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Is Alcohol Really Good for Your Health?

New research on whether that nightly cocktail or glass of wine is medicine or poison

spinner image glass of alcohol sitting on a bar, illuminated in blue light
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If you enjoy a nightly glass of wine or cocktail, you’d probably lap up headlines like these with glee — “A glass of wine a day lowers your risk for early death,” “Moderate drinkers live longer than those who don’t drink at all,” “Occasional drinkers at lower risk for heart disease, stroke, diabetes.”

But the health benefits of drinking may not be so cut and dry, and the risks, on the other hand, are hard to ignore.

“The risk for most health harms due to alcohol pretty much start from your first drink and rise in a straight line from there,” says Nick Sheron, M.D., a hepatologist and a visiting professor at Kings College London. “But the unexplained reduction in mortality for people who drink a little may be due to the alcohol or may be due to another factor.”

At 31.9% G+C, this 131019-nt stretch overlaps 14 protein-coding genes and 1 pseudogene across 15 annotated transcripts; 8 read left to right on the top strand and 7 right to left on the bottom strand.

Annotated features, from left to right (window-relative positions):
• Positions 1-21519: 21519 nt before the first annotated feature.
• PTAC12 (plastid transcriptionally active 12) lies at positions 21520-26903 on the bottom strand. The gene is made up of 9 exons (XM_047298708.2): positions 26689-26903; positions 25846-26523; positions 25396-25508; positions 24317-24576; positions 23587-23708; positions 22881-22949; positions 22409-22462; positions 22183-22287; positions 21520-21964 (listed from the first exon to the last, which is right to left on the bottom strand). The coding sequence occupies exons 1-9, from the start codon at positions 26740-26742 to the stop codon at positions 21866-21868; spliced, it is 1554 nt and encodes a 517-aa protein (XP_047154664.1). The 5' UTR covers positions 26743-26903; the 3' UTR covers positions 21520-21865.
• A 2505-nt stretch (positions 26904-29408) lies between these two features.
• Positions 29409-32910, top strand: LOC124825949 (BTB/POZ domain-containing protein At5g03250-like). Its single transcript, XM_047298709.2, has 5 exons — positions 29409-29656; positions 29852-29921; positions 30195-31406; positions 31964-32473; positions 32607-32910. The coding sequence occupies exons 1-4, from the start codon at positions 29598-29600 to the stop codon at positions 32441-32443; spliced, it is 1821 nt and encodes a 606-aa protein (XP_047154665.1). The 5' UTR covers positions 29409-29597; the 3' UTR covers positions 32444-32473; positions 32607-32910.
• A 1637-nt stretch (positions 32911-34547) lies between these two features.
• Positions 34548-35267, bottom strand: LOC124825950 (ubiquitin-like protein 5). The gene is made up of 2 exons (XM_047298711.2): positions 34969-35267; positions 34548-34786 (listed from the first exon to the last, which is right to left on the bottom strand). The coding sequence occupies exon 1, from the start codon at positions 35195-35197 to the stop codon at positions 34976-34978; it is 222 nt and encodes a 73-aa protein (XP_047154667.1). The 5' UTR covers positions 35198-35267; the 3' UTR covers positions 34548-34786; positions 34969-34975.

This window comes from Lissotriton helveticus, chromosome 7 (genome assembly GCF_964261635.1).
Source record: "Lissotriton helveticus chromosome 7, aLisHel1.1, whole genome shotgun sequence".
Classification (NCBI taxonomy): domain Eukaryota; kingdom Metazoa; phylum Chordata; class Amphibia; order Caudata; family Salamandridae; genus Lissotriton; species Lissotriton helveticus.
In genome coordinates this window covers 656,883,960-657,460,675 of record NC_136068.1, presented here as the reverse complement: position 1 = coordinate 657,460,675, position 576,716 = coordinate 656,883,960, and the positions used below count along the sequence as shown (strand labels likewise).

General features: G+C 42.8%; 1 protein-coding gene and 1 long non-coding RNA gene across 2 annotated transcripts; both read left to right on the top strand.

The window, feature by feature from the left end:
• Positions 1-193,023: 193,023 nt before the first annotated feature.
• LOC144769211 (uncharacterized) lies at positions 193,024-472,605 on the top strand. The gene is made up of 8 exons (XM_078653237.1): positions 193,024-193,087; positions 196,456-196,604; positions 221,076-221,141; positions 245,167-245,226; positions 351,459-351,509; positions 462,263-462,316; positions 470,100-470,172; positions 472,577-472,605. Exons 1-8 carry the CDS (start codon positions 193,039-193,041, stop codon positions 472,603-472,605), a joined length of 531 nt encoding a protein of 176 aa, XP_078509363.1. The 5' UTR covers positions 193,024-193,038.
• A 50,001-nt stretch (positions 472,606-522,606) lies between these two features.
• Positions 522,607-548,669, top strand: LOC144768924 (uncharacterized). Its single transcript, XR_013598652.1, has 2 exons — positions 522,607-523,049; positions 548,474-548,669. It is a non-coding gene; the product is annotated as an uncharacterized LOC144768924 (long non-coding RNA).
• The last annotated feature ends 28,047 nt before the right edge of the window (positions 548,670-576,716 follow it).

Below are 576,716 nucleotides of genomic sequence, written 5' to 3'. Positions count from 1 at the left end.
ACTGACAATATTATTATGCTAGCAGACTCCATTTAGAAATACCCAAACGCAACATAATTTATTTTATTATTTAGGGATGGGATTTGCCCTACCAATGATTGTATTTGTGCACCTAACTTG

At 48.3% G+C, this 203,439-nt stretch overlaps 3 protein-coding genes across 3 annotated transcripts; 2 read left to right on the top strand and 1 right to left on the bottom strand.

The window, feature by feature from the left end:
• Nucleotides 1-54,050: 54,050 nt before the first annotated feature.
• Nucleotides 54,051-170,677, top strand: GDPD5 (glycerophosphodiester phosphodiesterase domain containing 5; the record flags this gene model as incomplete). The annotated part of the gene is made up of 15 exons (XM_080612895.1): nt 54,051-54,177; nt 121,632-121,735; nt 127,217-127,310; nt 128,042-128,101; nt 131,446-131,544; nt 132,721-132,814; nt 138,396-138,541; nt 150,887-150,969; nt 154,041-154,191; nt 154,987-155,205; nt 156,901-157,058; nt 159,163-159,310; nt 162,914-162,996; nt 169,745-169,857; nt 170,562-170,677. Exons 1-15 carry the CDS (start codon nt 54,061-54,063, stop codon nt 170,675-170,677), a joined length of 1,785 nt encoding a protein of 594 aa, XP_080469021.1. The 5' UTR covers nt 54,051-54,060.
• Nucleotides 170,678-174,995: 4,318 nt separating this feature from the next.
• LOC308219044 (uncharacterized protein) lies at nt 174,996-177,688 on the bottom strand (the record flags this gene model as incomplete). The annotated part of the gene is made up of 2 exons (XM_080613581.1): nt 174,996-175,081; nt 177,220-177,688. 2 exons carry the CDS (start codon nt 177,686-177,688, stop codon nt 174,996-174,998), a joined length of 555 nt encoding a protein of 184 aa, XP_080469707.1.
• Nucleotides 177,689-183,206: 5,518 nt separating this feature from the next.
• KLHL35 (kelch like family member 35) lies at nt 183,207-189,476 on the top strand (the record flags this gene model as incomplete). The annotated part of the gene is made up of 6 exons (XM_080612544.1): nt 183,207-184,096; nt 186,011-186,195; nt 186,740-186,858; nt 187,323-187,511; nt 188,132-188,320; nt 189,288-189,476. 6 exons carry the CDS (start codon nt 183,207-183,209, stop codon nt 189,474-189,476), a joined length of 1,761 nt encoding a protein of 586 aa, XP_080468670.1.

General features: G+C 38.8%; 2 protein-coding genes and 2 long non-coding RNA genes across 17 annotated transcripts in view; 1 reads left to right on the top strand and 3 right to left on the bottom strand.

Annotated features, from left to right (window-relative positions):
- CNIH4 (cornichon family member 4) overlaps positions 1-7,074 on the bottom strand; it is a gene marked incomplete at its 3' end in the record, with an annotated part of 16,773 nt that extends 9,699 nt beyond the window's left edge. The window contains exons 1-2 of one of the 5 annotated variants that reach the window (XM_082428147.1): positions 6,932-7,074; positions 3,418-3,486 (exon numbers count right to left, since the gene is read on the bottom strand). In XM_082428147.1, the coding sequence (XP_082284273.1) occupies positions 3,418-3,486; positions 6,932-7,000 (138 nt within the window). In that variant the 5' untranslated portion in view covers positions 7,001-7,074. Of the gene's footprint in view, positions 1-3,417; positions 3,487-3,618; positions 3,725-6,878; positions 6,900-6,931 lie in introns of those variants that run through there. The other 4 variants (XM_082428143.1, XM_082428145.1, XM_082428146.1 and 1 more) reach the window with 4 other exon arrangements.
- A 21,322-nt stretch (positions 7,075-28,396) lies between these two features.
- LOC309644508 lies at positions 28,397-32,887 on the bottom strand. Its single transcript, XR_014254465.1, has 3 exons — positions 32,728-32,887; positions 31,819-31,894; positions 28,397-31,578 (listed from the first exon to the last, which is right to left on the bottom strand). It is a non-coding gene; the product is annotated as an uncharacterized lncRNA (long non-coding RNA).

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New research suggests that the risks of even moderate or light drinking may outweigh the supposed benefits and that, in fact, when it comes to some health risks, there may be no safe level of alcohol consumption.

Booze’s benefits not so clear

For quite some time now, moderate drinking — especially a nightly glass of red wine — has been considered a healthy habit that might help you live a little longer than people who don’t drink at all. The increased life span seen among light to moderate drinkers compared to teetotalers is mostly due to lower rates of heart disease and possibly stroke and diabetes.

Heart disease is the leading cause of death in the United States and it raises your risk for stroke. Diabetes raises your risk for both of these conditions. So, you can imagine how lowering your risk for all three of these would extend your life span over the average American’s.